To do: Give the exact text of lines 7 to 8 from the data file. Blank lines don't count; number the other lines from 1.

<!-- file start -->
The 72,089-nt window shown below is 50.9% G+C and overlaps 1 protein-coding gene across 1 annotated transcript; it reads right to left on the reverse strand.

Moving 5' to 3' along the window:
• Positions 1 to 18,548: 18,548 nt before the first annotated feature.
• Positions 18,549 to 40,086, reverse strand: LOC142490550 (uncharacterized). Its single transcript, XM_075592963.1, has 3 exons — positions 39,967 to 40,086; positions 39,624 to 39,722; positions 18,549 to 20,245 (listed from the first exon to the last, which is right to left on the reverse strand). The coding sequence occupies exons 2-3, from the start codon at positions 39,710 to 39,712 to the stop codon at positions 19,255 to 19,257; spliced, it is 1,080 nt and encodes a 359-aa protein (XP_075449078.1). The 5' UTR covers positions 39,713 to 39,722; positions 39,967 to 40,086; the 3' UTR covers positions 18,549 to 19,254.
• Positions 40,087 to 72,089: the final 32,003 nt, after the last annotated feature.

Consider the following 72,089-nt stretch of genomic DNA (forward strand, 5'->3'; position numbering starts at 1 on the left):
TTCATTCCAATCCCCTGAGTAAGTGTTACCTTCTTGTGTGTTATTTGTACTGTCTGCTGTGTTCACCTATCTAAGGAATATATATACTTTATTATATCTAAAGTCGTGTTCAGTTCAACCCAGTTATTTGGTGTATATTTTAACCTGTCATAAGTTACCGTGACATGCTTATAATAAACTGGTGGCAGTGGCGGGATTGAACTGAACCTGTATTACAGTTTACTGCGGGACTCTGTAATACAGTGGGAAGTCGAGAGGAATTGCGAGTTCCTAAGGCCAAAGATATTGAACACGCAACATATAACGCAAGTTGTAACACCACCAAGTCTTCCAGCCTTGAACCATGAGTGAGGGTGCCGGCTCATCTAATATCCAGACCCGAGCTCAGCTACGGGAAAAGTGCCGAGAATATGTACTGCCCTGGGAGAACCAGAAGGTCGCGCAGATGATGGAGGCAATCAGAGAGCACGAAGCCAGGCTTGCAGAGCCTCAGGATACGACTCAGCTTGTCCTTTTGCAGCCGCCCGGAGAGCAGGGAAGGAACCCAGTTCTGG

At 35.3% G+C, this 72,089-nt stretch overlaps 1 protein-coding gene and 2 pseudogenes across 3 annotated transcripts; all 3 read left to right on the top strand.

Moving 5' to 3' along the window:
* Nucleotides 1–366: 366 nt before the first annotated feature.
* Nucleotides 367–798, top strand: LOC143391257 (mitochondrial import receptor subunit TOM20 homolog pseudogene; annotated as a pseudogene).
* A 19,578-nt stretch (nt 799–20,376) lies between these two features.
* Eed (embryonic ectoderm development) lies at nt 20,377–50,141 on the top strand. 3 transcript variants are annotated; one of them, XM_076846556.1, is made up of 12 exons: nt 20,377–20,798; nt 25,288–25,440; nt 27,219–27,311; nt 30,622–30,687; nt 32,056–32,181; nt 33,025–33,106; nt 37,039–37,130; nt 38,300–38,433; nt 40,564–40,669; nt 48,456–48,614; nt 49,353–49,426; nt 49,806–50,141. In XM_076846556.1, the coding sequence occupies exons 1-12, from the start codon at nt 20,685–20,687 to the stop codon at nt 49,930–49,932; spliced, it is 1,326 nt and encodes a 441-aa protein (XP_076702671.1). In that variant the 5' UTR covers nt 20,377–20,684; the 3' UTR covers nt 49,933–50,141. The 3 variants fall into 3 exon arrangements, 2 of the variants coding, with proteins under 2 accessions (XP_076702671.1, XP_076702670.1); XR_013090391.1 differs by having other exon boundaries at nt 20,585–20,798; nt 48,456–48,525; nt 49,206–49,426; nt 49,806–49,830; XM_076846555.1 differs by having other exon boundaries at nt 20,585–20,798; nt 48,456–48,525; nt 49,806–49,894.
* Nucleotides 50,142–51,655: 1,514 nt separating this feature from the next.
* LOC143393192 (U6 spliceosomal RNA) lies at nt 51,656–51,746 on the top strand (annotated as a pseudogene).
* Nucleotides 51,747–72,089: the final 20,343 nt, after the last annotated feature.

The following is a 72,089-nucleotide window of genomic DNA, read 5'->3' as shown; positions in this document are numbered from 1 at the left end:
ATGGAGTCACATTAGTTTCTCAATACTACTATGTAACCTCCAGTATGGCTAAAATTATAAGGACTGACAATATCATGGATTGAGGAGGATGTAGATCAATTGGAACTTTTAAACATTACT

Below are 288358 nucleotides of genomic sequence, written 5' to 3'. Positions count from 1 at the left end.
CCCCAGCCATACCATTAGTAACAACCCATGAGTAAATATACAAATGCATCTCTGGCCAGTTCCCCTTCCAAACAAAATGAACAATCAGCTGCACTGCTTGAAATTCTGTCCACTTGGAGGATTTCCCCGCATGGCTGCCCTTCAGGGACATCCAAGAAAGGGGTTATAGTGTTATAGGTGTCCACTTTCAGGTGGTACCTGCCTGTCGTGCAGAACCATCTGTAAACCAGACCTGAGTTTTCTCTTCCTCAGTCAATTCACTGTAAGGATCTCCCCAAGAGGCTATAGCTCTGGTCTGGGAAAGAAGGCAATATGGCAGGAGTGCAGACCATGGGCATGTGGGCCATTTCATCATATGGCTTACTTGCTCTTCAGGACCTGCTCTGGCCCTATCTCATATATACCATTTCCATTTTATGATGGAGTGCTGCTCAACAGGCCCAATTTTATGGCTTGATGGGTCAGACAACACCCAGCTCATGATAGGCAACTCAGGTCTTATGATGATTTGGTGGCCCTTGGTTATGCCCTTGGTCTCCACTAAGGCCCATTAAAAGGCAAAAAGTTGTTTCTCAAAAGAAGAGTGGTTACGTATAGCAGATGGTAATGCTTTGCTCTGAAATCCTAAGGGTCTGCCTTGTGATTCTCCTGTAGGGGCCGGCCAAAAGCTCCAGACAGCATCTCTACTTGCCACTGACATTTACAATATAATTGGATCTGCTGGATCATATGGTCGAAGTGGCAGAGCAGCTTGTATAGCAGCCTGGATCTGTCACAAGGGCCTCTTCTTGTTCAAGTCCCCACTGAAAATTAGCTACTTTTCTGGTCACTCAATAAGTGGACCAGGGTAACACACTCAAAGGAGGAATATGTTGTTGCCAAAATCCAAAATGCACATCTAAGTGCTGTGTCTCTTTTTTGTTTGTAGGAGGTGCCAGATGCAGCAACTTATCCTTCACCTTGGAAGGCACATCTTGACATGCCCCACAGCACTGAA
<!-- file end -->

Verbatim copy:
TTCATTCCAATCCCCTGAGTAAGTGTTACCTTCTTGTGTGTTATTTGTACTGTCTGCTGTGTTCACCTATCTAAGGAATATATATACTTTATTATATCTAAAGTCGTGTTCAGTTCAACCCAGTTATTTGGTGTATATTTTAACCTGTCATAAGTTACCGTGACATGCTTATAATAAACTGGTGGCAGTGGCGGGATTGAACTGAACCTGTATTACAGTTTACTGCGGGACTCTGTAATACAGTGGGAAGTCGAGAGGAATTGCGAGTTCCTAAGGCCAAAGATATTGAACACGCAACATATAACGCAAGTTGTAACACCACCAAGTCTTCCAGCCTTGAACCATGAGTGAGGGTGCCGGCTCATCTAATATCCAGACCCGAGCTCAGCTACGGGAAAAGTGCCGAGAATATGTACTGCCCTGGGAGAACCAGAAGGTCGCGCAGATGATGGAGGCAATCAGAGAGCACGAAGCCAGGCTTGCAGAGCCTCAGGATACGACTCAGCTTGTCCTTTTGCAGCCGCCCGGAGAGCAGGGAAGGAACCCAGTTCTGG

At 35.3% G+C, this 72,089-nt stretch overlaps 1 protein-coding gene and 2 pseudogenes across 3 annotated transcripts; all 3 read left to right on the top strand.